The American Association of Advertising Agencies (4A’s) is shaking up its executive leadership team in a bid to better cater to its members — and reflect the industry it serves.
On Monday, the agency trade organization said it has hired Ashwini Karandikar as its new EVP, media, tech and data. It has also promoted former member engagement and development lead Mollie Rosen to EVP, strategy, insight and innovation.
The 4A’s is also splitting out its member engagement and development roles for independent agencies and holding companies, with former Southern region engagement lead Greg Walker promoted to lead the former, and former Central region engagement lead Brian Nienhouse promoted to lead the latter.
“For many years, we had been talking about the different needs of holding companies vs. independents,” said Marla Kaplowitz, CEO of the 4A’s. “It's a really clean way of breaking it apart to drive greater focus for each side, and also ensure we're continuing to add new capabilities.”
While the 4As had a strong growth year, achieving its lowest attrition rate in a decade while bringing on new members, there’s still an opportunity to create a more targeted engagement approach for different types of organizations.
Walker’s role will be “very much focused on retention” with independent agencies, Kaplowitz said, and he will also lead the 4As forum for independent agency leaders. Nienhouse will do the same for holding companies, while leading the 4A’s strategy committee, its annual StratFest conference, the Jay Chait awards and the 4A’s new Future of Work series.
Rosen’s role, which is new for the company, will focus on the member experience, helping members make the best use of data, information and resources available through the 4A’s.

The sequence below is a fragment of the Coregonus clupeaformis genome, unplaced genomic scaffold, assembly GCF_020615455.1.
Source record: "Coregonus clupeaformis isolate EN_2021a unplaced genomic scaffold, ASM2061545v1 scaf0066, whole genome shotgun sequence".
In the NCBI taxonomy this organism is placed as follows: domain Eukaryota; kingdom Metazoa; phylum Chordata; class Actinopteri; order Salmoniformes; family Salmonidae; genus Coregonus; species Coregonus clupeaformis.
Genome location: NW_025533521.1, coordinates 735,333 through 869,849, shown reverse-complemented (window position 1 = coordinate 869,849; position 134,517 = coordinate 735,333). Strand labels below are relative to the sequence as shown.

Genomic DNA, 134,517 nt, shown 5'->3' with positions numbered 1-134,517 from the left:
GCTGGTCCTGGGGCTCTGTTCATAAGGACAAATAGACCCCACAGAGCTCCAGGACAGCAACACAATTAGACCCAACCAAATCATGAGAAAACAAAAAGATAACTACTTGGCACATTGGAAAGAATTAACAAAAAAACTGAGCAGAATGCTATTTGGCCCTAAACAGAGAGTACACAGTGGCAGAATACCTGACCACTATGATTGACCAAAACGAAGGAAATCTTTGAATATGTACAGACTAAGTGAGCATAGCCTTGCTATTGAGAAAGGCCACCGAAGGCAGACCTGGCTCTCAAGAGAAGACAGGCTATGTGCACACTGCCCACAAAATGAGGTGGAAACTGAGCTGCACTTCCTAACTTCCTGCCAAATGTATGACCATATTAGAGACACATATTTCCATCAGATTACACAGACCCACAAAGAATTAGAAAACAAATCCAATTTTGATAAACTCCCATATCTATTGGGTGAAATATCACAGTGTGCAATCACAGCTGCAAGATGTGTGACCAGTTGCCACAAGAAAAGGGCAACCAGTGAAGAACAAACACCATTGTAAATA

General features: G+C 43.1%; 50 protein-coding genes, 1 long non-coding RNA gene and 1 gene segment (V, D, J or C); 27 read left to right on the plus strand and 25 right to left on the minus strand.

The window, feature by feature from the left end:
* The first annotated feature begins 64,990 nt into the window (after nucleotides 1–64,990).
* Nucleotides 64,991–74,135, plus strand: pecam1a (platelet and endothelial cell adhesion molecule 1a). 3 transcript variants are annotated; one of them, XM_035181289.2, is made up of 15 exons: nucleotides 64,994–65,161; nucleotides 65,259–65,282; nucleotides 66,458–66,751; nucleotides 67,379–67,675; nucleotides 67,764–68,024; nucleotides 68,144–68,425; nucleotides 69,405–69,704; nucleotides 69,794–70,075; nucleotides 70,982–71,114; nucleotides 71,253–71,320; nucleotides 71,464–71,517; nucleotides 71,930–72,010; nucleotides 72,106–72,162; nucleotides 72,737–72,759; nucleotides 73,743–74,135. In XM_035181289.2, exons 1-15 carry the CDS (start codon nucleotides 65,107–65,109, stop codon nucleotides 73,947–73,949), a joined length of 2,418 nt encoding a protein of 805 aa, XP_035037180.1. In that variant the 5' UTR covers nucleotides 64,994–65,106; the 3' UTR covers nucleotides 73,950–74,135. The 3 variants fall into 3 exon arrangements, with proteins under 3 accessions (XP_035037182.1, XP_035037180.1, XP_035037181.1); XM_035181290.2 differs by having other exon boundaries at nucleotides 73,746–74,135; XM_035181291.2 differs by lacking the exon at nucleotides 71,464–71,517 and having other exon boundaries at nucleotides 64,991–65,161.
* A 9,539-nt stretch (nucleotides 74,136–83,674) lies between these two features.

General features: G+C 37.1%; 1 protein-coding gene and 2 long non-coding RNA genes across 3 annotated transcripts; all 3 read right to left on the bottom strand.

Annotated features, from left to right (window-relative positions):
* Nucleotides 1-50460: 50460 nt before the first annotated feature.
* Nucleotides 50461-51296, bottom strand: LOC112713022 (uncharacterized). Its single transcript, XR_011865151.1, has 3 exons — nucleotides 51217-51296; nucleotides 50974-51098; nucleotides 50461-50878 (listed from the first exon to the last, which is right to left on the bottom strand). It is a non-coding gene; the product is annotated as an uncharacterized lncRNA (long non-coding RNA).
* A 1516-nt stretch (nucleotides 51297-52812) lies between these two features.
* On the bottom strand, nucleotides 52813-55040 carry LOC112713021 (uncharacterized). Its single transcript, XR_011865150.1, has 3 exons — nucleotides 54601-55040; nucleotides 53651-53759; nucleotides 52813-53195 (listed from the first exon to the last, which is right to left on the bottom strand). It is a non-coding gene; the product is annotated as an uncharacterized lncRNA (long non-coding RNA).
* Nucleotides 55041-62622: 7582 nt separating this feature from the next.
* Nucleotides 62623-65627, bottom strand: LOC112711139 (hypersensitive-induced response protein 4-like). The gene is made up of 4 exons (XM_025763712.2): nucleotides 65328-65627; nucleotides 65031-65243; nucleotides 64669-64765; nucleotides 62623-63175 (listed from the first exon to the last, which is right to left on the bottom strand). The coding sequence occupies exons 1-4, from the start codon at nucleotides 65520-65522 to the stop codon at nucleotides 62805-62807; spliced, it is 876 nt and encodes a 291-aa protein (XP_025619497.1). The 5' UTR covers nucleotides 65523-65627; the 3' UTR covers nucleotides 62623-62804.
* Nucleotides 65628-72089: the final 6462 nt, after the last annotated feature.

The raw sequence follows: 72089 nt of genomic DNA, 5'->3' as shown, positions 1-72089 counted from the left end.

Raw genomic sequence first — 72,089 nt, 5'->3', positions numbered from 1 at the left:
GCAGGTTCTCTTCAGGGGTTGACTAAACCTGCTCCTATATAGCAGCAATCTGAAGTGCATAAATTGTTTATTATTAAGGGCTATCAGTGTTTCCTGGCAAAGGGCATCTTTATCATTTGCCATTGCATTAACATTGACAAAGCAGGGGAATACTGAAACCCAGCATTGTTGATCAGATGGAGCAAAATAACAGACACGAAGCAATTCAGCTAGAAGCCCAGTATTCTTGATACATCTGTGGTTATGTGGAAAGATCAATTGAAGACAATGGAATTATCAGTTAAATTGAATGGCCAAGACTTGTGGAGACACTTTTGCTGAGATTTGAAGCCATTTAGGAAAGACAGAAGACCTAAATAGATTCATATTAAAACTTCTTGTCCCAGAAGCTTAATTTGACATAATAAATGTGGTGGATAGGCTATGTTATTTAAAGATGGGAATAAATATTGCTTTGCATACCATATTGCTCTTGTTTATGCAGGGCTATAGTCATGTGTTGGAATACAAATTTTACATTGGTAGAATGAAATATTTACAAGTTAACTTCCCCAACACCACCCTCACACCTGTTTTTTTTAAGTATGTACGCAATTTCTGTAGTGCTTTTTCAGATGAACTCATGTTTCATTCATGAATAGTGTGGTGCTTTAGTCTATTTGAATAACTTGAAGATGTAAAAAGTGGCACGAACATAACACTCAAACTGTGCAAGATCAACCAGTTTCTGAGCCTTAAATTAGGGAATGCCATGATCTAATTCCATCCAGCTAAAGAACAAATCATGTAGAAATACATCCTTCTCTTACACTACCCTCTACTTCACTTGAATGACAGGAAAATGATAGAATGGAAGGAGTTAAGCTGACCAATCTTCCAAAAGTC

“It's like a gym membership: you only get out what you put in,” Kaplowitz said. “We can show [members], here are opportunities where you can save money, learn more about the work we're doing with DE&I or different training offerings.”
The 4A’s made a concerted effort to fill these leadership roles with diverse hires, as the organization aims to better represent the industry it supports and encourage its members to do the same. The 4A’s has always been fairly diverse, but “as a leadership team, we slipped,” Kaplowitz said.
“You need diverse people in the room, and we didn't have that at the leadership level in the way we needed to,” she said. “We have even more of a responsibility as an association that represents an industry that has work to do. If we're going to advise agencies, we need to walk the walk.”
The 4A’s foundation has a talent, equity and inclusion lead, Simon Fenwick, who led the group’s first Equity and Inclusion Congress in the fall, where the organization laid out a DE&I manifesto for the industry. The 4A’s plans to hold the congress again this fall.
The 4A’s has also committed to publishing and updating its diversity statistics, changed the way it hires, and created opportunities for diverse hires to succeed. The organization is also working on a five-point media commitment to rectify systemic issues in the way media is measured, researched and audited, and is helping media agencies invest more with BIPOC-owned companies.
DE&I should be “everyone’s biggest focus,” Kaplowitz said, because ensuring talent is fairly treated drive other parts of the business forward.
“This is not an overnight transformation,” she added. “The real gap is in leadership. You need to invest now to drive change at the senior level, so that in 10 years, the composition across the sector looks representative of the U.S.”
Another area where the 4A’s is leaning into change is with the future of work. The leadership team will be spread across the U.S. as the 4A’s transitions to a hybrid working model to better “reflect the breadth of our geographic organization,” Kaplowitz said.